During her yacht crew training in Fort Lauderdale, Ross had met someone from Long Island. When she found out the yacht that employed her would berth in New York City and on Long Island, she contacted her friend and made plans to meet up. “It was like having my own personal tour guide; she’s awesome,” she says of her friend. As for New Yorkers, Ross’ impression is that “everyone is really loud there, and they talk so different than I do. I felt out of place, but everyone I had met was really nice or maybe I just got lucky.”

Marli Ross Montauk by Melissa McMahon (2)Along with Greenport, Ross enjoyed exploring Montauk and the vineyards. “It was a great day to spend time in such a beautiful place with some crew and my New Yorker friend. I couldn’t believe how many vineyards there are, they are all so beautiful and have their own uniqueness, which I liked.”

Port Jefferson was a different story, thanks to the weather, according to Ross. “All I remember was coming in the pouring rain, and I was helping on deck, just getting soaked because our yacht barely fit into the slip so it was a mission to get all the lines out.” However, she did warm to the “quaint” village when the sun came out.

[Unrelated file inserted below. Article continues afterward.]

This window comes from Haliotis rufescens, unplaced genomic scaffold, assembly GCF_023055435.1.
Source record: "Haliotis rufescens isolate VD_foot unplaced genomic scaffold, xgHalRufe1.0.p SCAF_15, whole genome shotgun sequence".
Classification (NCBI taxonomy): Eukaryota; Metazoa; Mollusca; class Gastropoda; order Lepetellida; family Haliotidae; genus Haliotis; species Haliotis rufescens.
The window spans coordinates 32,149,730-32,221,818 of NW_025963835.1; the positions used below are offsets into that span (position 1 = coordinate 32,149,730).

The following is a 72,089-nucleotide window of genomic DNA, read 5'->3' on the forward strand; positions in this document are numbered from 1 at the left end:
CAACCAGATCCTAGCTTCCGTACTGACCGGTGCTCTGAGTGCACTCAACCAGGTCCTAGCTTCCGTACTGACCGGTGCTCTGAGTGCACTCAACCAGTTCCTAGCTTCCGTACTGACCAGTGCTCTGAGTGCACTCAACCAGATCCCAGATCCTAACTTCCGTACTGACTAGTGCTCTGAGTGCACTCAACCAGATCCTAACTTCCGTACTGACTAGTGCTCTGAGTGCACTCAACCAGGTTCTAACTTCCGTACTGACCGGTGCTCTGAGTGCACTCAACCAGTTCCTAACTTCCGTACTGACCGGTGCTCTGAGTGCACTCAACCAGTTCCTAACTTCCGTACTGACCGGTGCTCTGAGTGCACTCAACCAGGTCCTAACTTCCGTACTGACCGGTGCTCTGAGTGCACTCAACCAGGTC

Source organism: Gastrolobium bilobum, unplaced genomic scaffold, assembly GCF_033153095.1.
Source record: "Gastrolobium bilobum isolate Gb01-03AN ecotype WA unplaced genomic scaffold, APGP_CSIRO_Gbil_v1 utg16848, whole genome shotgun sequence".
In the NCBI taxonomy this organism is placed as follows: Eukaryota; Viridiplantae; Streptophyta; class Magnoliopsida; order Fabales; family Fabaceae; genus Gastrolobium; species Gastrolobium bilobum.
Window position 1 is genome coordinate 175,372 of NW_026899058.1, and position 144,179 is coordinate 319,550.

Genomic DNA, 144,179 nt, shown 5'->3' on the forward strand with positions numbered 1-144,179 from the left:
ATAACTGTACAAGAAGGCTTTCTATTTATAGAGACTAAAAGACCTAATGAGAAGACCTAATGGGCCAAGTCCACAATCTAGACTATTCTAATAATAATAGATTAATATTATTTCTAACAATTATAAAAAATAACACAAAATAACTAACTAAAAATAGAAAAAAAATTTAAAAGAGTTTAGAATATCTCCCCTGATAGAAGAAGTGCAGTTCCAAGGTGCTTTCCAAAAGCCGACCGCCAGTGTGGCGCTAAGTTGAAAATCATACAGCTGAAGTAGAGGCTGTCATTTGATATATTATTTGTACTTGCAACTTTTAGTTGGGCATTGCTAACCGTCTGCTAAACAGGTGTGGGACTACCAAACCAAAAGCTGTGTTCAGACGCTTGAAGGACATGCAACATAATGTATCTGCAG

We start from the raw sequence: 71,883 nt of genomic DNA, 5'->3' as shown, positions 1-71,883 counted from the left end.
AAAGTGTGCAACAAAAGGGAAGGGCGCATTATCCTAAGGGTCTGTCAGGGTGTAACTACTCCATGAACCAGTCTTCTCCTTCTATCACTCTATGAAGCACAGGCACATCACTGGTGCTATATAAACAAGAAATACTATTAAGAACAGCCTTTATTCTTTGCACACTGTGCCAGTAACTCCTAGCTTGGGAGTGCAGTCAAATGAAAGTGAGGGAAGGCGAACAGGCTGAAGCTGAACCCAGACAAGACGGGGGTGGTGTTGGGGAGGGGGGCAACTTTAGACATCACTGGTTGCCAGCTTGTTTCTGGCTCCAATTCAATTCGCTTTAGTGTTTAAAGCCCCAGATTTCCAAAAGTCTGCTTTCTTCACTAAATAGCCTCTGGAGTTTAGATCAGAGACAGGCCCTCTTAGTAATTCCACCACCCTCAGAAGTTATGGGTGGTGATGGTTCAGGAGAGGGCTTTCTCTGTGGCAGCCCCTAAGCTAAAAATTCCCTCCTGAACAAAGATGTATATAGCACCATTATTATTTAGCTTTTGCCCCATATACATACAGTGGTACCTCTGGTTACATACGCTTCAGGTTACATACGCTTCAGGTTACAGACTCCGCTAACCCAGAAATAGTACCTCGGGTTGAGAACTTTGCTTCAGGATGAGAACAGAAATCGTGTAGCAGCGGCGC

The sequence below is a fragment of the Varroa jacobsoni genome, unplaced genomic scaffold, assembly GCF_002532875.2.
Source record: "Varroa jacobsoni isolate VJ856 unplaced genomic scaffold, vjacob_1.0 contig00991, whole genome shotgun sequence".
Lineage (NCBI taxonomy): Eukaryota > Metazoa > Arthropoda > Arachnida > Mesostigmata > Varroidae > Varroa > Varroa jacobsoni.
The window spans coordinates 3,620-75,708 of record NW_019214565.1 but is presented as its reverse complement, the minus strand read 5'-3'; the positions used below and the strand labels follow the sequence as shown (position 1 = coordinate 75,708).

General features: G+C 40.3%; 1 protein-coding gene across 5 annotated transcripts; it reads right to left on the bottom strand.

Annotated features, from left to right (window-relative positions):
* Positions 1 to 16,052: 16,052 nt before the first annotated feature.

Ross regrets a missed opportunity while in our area. “I wish I went to Oheka Castle. I’m a huge Taylor Swift fan and I had no idea her music video was shot on Long Island until late in my trip.”

Marli Ross Montauk by Melissa McMahon (1)In New York City, she had the opportunity to see Fifth Avenue and the 9/11 Memorial.  Getting to New York was an easy trip, she recalls. “We had smooth seas and saw other pretty boats along the way. Port in the city was crazy. We docked right next to the driving range at Chelsea Piers, I thought, at any minute a golf ball was going to come through and hit me. We had heard from other crew that one had hit their yacht.”

Though Ross saw only a few places on Long Island, she realized how unique New York is and how diverse boating is on Long Island. There are boatyards with small center console vessels to marinas and clubs that welcome yachts of 200 feet and up. “I wish I had been able to see more. I would without a doubt come back to visit. Not only do I have a great friend there, but there is also so much stuff to do and see,” she says excitedly.